let x[i].ipopt_zL_in := x[i].ipopt_zL_out; let x[i].ipopt_zU_in := x[i].ipopt_zU_out;

If the user does not specify some of these values, IPOPT will set these multipliers to `1.0` (as before). In order to make the warm-start effective, the user now has control over the following options from AMPL:

warm_start_init_point warm_start_bound_push warm_start_mult_bound_push

please refer to the IPOPT documentation for more information on the use of these options.

Note that the use of this feature is far from solving the complicated issue of warm-starting interior-point algorithms. As a general advice, this feature will be useful if the user observes that the solution of subsequent problems (i.e.; for different data instances) preserves the same set of active inequalities and bounds (monitor the values of `zL` and `zU` for subsequent solutions). In this case, initializing the bound multipliers and setting `warm_start_init_point=YES` and `warm_start_bound_push`, `warm_start_mult_bound_push` and `mu_init` to a small value (`1e-6` or so) will reduce significantly the number of iterations. This is particularly useful in setting up on-line applications and high-level optimization strategies in AMPL.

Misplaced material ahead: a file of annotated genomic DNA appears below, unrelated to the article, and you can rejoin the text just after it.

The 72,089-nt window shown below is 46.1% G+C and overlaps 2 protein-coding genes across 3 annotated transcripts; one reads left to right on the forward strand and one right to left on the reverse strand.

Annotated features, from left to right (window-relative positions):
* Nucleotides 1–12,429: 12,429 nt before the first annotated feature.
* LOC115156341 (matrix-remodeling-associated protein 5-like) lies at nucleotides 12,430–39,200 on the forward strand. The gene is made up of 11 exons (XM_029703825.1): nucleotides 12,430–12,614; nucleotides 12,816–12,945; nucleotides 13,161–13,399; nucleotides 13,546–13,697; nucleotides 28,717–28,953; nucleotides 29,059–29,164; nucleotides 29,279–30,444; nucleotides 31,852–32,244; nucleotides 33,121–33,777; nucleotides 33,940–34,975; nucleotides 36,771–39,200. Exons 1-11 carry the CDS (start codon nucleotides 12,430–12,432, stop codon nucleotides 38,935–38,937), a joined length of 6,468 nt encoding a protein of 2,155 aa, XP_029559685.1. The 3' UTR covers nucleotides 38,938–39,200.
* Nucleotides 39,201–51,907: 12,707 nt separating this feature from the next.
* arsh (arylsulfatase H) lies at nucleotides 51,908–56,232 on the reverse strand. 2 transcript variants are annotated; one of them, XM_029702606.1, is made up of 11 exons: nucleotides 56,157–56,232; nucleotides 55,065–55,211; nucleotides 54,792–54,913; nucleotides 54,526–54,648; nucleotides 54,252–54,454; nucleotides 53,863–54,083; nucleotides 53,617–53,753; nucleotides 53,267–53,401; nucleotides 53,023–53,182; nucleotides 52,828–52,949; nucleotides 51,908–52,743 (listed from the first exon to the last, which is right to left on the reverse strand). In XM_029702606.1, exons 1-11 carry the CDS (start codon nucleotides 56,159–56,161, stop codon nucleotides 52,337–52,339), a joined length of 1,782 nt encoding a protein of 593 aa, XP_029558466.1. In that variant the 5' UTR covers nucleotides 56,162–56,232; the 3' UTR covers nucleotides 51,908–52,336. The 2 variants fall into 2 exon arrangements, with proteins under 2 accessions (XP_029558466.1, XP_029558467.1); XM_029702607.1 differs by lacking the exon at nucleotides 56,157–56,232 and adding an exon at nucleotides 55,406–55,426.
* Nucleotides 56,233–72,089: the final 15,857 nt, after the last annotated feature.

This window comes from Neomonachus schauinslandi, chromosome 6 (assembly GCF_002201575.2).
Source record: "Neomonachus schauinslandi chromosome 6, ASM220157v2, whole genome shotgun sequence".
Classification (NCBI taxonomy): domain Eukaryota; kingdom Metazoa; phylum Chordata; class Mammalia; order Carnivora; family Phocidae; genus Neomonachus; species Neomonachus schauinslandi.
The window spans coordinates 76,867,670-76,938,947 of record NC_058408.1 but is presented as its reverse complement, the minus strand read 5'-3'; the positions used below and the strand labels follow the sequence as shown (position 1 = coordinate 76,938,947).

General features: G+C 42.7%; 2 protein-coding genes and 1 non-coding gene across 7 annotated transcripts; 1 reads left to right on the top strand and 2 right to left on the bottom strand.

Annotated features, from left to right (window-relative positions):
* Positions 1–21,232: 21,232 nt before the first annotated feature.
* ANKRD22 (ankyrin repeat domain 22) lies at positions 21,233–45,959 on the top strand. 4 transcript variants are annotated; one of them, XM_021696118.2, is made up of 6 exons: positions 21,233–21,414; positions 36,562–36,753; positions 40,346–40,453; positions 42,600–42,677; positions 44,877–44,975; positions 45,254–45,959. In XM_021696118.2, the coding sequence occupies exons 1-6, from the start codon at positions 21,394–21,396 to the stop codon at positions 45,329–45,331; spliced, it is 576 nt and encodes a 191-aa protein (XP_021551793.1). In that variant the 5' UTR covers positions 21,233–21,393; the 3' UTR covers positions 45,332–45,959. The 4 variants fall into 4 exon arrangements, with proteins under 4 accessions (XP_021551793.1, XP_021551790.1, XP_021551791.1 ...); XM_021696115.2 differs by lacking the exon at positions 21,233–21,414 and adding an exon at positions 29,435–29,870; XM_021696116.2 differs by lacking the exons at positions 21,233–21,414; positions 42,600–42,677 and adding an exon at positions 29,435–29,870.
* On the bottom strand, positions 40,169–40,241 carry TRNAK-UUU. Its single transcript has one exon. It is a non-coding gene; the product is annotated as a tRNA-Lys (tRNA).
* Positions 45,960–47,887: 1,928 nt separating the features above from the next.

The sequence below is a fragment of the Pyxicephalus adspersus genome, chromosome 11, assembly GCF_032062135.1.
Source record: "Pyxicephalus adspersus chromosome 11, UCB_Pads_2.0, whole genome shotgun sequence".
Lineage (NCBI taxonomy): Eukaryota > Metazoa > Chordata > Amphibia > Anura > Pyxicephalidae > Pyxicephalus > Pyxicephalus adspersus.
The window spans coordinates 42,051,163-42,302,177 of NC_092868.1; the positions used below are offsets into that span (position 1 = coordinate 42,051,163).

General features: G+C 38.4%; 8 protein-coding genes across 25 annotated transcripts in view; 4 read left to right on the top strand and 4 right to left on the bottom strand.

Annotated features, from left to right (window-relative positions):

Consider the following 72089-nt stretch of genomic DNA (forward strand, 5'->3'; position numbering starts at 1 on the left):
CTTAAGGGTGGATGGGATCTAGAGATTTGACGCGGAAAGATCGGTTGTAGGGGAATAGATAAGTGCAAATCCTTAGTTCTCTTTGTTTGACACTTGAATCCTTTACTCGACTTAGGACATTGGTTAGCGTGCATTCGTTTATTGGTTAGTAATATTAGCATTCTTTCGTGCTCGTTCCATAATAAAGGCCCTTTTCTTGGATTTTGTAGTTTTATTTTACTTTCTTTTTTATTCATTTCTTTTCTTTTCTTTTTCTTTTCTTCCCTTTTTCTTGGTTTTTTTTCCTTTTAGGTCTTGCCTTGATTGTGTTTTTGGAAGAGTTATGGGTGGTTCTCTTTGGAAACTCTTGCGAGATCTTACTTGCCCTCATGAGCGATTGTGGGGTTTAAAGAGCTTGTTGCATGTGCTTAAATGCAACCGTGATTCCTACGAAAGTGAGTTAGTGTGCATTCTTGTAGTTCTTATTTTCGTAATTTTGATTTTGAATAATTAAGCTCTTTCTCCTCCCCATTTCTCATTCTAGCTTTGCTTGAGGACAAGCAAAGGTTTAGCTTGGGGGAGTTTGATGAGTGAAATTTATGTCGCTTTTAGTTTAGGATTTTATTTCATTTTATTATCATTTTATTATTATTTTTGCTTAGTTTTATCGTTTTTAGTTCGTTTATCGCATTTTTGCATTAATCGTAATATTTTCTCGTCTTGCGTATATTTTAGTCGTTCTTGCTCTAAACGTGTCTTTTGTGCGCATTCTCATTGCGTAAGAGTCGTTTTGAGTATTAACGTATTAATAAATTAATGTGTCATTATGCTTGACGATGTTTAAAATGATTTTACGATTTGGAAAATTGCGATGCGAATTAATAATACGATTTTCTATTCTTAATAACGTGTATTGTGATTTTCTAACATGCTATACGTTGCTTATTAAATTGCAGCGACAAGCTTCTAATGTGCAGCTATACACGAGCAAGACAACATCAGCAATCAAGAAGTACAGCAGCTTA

If active-set changes are observed between subsequent solutions, then this strategy might not decrease the number of iterations (in some cases, it might even tend to increase the number of iterations). Please refer to these slides for a simple conceptual explanation of this.

You might also want to try the adaptive barrier update (instead of the default monotone one where above we chose the initial value `1e-6`) when doing the warm start. This can be activated with the `mu_strategy=adaptive` option, and the option `mu_oracle` gives some alternative choices. In general, the adaptive choice often leads to less iterations, but the computational cost per iteration might be higher.

### AMPL Model Example

This illustrates the use of the warm-start feature on problem hs071_ampl.mod in the IPOPT documentation: